Therefore, in the lowest income countries, KOICA projects will emphasize the establishment of basic living conditions. In the low and middle income countries with the highest income levels, agricultural production and aid towards the processing and logistics of agricultural products will be the focus. KOICA also pursues differentiated strategies with respect to the region. In Asia for instance, KOICA supports the construction of basic agricultural facilities. In Africa, KOICA focuses on transferring production technologies and cultivating basic agriculture to address food shortage problems. Rural development sector aid is driven by 8 specific goals, of which the 3 main goals include: ① Increasing agricultural productivity; ② Expanding access to agricultural markets; ③ Improving rural living environments and increasing incomes.
To reach these goals, KOICA comprehensively considers the specific needs of each country and utilizes Korea’s past experiences in increasing agricultural production and rural environment improvement.
[Figure 3-1] The Rural Development Sector Strategy
Aid for the rural development sector aims to confront issues concerning the growth of developing countries, poverty eradication and climate change. To effectively confront these problems while considering the appropriateness of aid, KOICA selects development experiences to transfer to developing countries. It also systematizes aid programs. To strengthen ODA specialization, KOICA works to expand its specialized human resources and strengthen its partnerships with specialized institutions.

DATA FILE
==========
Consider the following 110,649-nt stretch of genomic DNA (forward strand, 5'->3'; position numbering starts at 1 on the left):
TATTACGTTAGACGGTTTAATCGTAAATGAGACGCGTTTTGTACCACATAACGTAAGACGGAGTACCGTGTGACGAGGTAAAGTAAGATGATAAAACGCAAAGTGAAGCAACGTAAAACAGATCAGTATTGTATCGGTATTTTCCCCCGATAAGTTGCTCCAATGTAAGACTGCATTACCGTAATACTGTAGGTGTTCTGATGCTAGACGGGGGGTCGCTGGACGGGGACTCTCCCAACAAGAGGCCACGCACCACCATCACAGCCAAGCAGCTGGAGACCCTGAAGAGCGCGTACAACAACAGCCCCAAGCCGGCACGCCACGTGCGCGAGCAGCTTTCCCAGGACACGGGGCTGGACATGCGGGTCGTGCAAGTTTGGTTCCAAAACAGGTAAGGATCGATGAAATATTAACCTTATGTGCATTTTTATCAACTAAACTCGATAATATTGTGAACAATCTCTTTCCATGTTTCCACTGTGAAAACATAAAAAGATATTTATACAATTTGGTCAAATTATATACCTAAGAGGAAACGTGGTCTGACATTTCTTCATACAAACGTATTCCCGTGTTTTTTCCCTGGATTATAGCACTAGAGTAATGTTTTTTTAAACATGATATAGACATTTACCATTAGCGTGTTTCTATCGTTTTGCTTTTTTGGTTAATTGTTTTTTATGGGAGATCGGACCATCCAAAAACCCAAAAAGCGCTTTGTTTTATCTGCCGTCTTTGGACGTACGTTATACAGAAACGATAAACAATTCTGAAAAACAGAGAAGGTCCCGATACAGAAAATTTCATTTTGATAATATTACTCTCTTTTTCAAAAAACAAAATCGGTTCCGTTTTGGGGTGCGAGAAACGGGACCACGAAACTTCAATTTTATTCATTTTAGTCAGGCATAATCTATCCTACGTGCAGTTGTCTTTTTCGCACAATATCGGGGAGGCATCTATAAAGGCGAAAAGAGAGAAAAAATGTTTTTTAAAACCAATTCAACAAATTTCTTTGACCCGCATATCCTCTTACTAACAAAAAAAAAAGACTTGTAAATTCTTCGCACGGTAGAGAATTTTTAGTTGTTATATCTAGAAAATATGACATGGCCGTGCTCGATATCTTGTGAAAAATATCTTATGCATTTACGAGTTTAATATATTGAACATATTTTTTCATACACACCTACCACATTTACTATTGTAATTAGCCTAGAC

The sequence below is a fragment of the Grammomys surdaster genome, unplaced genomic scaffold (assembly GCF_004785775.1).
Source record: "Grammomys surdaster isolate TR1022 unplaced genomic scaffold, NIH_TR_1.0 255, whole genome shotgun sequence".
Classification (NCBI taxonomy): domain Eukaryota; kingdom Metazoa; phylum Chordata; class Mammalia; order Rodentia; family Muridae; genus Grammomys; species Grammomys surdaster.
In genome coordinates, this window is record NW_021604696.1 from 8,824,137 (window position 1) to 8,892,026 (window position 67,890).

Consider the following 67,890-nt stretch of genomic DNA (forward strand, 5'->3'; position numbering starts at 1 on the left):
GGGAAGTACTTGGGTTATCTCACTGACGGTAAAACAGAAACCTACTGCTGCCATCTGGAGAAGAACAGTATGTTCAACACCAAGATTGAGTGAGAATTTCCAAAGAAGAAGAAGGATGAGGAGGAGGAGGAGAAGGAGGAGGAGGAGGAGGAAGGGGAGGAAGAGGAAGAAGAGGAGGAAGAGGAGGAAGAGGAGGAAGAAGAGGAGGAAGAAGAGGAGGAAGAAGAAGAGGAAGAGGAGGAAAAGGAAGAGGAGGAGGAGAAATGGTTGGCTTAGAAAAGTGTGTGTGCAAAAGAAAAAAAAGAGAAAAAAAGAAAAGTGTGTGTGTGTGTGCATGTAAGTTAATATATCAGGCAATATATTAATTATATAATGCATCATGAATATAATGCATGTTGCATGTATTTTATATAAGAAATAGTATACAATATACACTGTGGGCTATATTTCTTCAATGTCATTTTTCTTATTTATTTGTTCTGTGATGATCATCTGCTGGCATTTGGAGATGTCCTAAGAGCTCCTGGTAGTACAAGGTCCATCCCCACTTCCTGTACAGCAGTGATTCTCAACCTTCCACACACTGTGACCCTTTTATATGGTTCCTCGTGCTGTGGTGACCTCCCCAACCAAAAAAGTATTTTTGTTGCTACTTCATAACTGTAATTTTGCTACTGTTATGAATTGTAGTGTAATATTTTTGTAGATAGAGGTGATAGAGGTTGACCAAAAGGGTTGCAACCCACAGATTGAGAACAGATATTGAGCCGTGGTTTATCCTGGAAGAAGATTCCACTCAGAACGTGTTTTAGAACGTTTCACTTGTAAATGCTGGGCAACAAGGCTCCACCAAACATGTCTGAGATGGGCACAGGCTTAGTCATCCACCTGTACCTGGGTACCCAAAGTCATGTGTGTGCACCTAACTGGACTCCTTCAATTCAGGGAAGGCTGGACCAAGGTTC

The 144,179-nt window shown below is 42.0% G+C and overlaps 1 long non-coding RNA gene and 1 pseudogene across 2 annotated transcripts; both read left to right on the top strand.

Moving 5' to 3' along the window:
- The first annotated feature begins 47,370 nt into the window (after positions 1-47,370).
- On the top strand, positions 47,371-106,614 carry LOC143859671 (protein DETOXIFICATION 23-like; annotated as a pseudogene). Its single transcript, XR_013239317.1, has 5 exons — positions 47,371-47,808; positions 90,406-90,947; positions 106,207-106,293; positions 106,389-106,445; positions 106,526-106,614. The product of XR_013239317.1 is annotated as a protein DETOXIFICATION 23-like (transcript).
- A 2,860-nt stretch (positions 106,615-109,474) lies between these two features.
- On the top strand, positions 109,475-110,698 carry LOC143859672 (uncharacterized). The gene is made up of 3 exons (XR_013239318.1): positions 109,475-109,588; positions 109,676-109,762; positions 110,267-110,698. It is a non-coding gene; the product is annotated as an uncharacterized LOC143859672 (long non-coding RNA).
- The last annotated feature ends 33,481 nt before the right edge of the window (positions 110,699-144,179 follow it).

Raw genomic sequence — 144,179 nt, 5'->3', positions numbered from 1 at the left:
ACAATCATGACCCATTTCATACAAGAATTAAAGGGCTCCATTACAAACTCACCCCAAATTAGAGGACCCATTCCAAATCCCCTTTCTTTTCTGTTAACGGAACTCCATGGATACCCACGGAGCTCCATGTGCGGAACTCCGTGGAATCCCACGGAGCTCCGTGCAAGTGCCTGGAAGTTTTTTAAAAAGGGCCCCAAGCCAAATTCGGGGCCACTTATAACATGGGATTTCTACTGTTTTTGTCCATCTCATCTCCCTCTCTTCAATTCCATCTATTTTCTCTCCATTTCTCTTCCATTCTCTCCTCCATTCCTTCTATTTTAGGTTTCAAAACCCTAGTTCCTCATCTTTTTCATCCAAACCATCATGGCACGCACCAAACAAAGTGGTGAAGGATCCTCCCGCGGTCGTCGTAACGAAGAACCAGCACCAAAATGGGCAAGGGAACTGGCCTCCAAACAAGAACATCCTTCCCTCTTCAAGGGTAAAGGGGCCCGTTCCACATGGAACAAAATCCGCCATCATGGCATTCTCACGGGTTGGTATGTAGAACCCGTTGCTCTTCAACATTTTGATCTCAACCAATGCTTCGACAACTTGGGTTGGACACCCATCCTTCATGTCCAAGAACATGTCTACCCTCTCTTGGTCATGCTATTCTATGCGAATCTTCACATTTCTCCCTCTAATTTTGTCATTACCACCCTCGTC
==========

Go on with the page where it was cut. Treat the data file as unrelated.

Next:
Rural development sector projects reflect the relevance of the field. Interest in the field has increased domestically and internationally, especially within the past five years. Furthermore, rural areas in developing countries show varying conditions in aspects such as population size, location and culture. As a result, it is essential to acquire partnerships that strengthen specialization and contribute to the effectiveness and efficiency of projects. KOICA constantly improves the institutions that allow it to prepare for these needs.
First, KOICA implements rural development projects by combining diverse methods of aid to increase agricultural production and improve the environment. In 2007, KOICA conducted regional research by utilizing specialized external institutions with the aim of increasing the level of specialization in the initial stages of project planning. Secondly, KOICA gathers comprehensive agriculture related information regarding the countries it cooperates with to ensure execution of its rural development projects is effective and customized. By accurately knowing the status of diverse rural areas in each country, aid strategies and original project plans can be better assessed in terms of their feasibility. While compiling information regarding the status of agricultural and rural development policies, and main agricultural products of countries, KOICA also seeks information on ODA projects of other current donor countries. By comparing the development and main agricultural indices of cooperating countries, the planning and implementation of projects from a complete perspective is possible.